LCQ20: Major infrastructure projects experiencing cost overruns and delays
Following is a question by the Hon Holden Chow and a written reply by the Secretary for Development, Mr Eric Ma, in the Legislative Council today (June 7):
The Shatin to Central Link (SCL) project, the implementation of which was entrusted by the Government to the MTR Corporation Limited (MTRCL), is underway. The project has experienced delays and is likely to incur cost overruns. It has been reported that the estimated amounts of the cost overruns will be as high as $20 billion, causing the total project cost to rise from the original $79.8 billion to almost $100 billion, which is even higher than the project cost of the Hong Kong section of the Guangzhou-Shenzhen-Hong Kong Express Rail Link. Moreover, a number of other major infrastructure projects in recent years have also experienced serious cost overruns and delays, and the amounts of the cost overruns for individual projects have continuously increased from a few billion dollars in the past to $20 billion in the present case. Some members of the public query the ability of the Hong Kong Government and MTRCL to control the expenditures and progress of the projects. In this connection, will the Government inform this Council:
(1) whether, in view of the current situation of the SCL project experiencing cost overruns and delays, the authorities have conducted, in collaboration with MTRCL, a review to see if there are areas for improvement in the internal systems currently deployed by the company for auditing project expenditures and monitoring project progress; if such a review has been conducted, of the outcome and the ways in which improvement will be made; if such a review has not been conducted, whether the review will be conducted; if so, when it is expected to commence and complete;
(2) whether the authorities have studied if the cost overruns and delays experienced by a number of major infrastructure projects in recent years involve blunders of the Government in its budgeting, policy implementation, etc.; if they have studied, of the outcome; if they have not studied, whether the authorities will consider conducting such a study; and
(3) whether the authorities will adopt new measures to prevent the projects under planning from experiencing cost overruns and delays in future; if so, of the details?
The Government has been implementing public works projects in an orderly manner with a view to improving people's quality of living, enhancing Hong Kong's long-term competitiveness and promoting the economic development.
Given the longer planning horizons and implementation timeframes required for mega works projects, they are bound to be more susceptible to the uncertainty and fluctuation of economic cycles over a longer time span and therefore are more exposed to the risks of cost overruns and delays. Notwithstanding that there have been instances of cost overruns and delays in delivering certain mega projects in recent years due to unforeseeable circumstances that arose in the course of implementation, we have maintained consistently good performance in cost estimation for projects under the Capital Works Programme as a whole.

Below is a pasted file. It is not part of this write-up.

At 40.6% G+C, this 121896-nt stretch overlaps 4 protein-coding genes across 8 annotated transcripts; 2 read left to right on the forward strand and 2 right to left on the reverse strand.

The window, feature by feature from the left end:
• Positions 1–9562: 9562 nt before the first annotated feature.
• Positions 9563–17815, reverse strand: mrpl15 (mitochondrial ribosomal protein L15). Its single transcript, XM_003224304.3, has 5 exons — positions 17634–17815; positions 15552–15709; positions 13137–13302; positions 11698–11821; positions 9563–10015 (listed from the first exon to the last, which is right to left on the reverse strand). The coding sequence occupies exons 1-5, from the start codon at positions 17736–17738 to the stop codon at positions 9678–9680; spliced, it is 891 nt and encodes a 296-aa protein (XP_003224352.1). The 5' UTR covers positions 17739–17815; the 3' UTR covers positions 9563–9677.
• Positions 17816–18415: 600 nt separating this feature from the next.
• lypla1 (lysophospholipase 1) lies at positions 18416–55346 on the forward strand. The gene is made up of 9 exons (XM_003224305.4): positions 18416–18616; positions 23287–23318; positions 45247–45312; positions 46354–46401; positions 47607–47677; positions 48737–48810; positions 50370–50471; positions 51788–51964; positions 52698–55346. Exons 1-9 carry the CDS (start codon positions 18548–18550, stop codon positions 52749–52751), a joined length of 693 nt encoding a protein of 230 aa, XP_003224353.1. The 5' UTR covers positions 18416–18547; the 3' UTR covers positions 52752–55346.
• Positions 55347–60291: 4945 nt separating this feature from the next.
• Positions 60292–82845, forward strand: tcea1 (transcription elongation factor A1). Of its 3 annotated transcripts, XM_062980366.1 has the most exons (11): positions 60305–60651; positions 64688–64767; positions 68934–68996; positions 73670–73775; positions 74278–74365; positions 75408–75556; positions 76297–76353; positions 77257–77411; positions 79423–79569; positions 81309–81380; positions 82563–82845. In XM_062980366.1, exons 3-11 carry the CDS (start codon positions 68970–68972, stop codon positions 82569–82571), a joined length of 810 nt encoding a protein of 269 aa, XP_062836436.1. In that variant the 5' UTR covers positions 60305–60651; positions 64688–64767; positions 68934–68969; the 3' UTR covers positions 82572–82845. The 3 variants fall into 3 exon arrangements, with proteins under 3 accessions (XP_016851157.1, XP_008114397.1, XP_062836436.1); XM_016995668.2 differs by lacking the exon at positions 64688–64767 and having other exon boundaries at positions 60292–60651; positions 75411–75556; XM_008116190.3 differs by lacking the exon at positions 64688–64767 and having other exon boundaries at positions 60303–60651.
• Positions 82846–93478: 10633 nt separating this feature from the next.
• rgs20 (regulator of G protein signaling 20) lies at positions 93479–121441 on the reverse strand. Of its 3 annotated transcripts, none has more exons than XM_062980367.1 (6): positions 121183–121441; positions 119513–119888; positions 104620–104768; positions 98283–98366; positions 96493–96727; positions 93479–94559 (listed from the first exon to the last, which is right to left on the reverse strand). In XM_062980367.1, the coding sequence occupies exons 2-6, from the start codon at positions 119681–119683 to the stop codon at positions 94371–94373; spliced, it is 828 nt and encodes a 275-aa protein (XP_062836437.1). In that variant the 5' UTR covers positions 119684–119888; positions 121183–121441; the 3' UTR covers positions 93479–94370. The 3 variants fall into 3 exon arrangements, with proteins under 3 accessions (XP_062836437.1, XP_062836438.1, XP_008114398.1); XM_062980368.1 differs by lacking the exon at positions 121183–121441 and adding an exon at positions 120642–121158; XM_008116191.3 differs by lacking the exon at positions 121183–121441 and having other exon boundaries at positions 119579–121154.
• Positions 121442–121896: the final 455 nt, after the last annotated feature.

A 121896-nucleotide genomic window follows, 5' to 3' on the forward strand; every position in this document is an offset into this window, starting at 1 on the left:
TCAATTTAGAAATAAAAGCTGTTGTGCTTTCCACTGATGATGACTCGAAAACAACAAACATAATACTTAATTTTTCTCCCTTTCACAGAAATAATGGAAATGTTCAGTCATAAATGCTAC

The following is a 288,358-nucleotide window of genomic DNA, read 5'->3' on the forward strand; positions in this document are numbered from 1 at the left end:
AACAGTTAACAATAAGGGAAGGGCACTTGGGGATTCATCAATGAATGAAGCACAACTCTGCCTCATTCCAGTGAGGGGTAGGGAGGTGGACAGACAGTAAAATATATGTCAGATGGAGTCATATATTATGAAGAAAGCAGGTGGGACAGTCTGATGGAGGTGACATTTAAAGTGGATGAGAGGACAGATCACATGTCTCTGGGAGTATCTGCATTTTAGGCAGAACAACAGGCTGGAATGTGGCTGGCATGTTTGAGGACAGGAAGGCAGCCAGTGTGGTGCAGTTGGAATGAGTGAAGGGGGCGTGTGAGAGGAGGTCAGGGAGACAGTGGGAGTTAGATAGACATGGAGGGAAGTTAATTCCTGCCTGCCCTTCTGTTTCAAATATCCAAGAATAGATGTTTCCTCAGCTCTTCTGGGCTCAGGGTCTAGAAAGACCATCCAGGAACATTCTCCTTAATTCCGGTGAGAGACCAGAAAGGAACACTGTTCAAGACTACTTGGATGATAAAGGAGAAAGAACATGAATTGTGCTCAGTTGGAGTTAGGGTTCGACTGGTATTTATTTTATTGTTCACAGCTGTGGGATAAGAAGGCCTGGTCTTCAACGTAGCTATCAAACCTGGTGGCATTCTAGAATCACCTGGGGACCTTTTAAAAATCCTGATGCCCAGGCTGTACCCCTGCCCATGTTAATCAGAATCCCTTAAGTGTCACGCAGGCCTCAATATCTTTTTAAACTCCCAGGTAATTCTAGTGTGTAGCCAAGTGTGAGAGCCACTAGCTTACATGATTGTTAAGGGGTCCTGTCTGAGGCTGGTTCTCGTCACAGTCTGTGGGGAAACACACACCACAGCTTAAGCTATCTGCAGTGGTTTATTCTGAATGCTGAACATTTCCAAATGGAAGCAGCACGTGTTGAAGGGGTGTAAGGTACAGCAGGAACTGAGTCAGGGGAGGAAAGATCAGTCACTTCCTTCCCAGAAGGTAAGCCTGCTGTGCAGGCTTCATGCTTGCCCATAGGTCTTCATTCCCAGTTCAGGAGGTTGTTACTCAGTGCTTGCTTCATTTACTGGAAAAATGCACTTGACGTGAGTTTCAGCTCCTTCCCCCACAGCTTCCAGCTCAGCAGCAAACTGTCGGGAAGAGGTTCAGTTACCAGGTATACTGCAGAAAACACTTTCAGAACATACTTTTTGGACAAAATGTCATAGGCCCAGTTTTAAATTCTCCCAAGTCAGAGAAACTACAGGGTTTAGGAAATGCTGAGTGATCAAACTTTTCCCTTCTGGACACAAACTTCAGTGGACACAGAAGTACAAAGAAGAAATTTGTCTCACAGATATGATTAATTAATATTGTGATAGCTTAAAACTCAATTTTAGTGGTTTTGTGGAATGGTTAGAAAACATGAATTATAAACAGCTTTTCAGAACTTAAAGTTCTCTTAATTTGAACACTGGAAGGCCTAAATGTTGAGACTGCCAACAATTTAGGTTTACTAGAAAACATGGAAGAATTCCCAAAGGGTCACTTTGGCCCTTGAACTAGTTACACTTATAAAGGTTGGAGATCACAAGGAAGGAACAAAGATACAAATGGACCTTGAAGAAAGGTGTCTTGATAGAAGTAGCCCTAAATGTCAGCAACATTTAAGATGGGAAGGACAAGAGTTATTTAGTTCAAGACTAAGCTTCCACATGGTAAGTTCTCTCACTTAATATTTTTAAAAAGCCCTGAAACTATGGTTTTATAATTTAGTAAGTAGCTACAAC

The Finance Committee (FC) of the Legislative Council (LegCo) approved a total of about 650 Category A projects with funding amounting to $770 billion over the past 10 years. Among these approved projects, around 70 required application to the FC for additional provisions totalling about $60 billion. In other words, increased estimates were required in about 10 per cent of all these approved projects and the additional provisions amounted to about eight per cent of the total funding approved.
Although there were projects that required additional funding owing to individual circumstances, we generally managed to complete the projects under the Capital Works Programme within the original Approved Project Estimates (APE) overall and even with surplus. For example, about 850 Category A projects had the final accounts settled in the past 10 years. Their original APE totalled about $240 billion as compared with the total final expenditure of about $210 billion. Though some projects needed to apply for additional provisions from the FC, the surplus from other projects were not only able to offset the cost overruns but also managed to leave behind a balance of $30 billion. In short, the total expenditure of these projects at final settlement accounted for only about 85 per cent of their original APEs.
My reply to the three parts of the Hon Chow's question is as follows: